All this is abruptly thrown into disarray when he finds himself the target of a group of seven people that wish him dead before he can disrupt their plot - one he has unwittingly stumbled into.

At first, while I liked the book, I found it really hard to get into. It wasn’t until page 60 or so that I really started to enjoy the book and the direction it was taking. I was eager to see what would happen next and what the fates of various players in the book would be.

My only real complaint with the book is that at times it the prose was a bit windy. Also, while the book was set in Victorian England, I myself don’t know all their terms and slang. It would have been nice to have had some translations. The only reason that I knew that an alienist is, basically, a psychiatrist, is because of the excellent book by Caleb Carr The Alienist.

All in all, the novel contained quite the adventure and I look forward to reading the next book in the series The 6 Messiahs.

October 29, 2003
Swagbelly: A Novel for Today's Gentleman by David Levin

Swagbelly: A Novel for Today’s Gentleman by David Levin: a tale of a pornographer and the events and memories that make up his life.

Elliot Grubman is an extremely wealthy publisher of Swagbelly - a pornographic magazine who’s quality is below Playboy but above the crude, typical magazine that dominate the industry. Newly divorced, Elliot’s life is slowly falling apart despite the fact that he is worth over $100 million. He tries to put his life back together by dating models from his magazine, learning polo, and other measures, but what really is it that he needs and wants?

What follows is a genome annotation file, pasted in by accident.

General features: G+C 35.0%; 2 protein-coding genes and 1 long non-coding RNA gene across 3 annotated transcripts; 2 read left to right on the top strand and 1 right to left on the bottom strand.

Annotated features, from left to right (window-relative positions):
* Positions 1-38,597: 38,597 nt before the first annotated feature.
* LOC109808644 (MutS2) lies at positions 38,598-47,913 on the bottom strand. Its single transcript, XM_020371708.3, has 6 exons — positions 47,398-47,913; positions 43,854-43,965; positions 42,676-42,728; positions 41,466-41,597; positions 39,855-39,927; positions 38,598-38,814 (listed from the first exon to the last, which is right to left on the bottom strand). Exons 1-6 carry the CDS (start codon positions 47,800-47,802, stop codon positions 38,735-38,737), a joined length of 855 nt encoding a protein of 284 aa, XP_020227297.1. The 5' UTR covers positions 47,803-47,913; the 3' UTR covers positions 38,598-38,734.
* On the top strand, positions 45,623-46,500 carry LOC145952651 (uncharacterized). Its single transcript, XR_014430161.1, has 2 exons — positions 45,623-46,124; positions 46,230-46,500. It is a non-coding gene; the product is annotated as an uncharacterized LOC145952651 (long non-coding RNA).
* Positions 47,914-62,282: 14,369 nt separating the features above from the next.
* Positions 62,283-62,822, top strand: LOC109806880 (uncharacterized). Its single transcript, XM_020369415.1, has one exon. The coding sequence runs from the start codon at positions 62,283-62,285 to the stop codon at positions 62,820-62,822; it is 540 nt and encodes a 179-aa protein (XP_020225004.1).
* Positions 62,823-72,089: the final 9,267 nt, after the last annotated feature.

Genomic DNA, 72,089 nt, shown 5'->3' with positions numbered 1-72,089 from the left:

I find it hard to really describe this book. I guess it’s a “Day in the Life” kind of novel, even if that life does involve lots of money and models. It would be hard for most to like a man who uses women, intimidates people, and deals in the sex industry, but Elliot is a surprisingly rich character who I really liked. I wanted things to go well for him.

While the tale of an extremely rich pornographer may sound like an off-putting idea for a novel, I thoroughly enjoyed it and would like to see more of Levin’s work.

October 25, 2003
A Cup of Light by Nicole Mones

A Cup of Light by Nicole Mones: a surprisingly good novel that deals with Chinese history, art fraud, and romance with a deft hand.

Lia Frank, a deaf porcelain art export, has been called to China to check the authenticity of twenty expensive, rare pots. When she arrives there, she finds out that it’s not twenty pots she’s checking, but rather 800. At this point, the mystery of where the pots came from begins since a collection of this magnitude is a rarity and valued at almost $200 million.

Lia is almost a mnemonist and is able to recall every pot that she’s ever looked and every catalog or book that she’s read dealing with porcelain. This allows her to relive Chinese history in trying to track the pots and I found these interludes some of the most interesting in the whole book.

While in China Lia also meets an American staying in the same place and they immediately click. Since she’s only in China for a short while, it leads to questions about whether she should get involved with him or not.

On a side note, while I know you should never judge a book by its cover, the cover on this novel is absolutely stunning. The colors are beyond lovely and it actually seems to glow. The subtle Chinese characters repeated throughout the background and the beautiful picture of a cup is so perfect - very hoi moon.

I enjoyed reading this book immensely. It seemed almost like poetry as opposed to prose. The flashbacks to ancient China were amazing and the rich details of the porcelian pieces made me want to immediately visit a museum to see the type of perfection that she was describing. Mones is an extremely talented writer and I look forward to reading her first novel, Lost in Translation, and any others that she writes.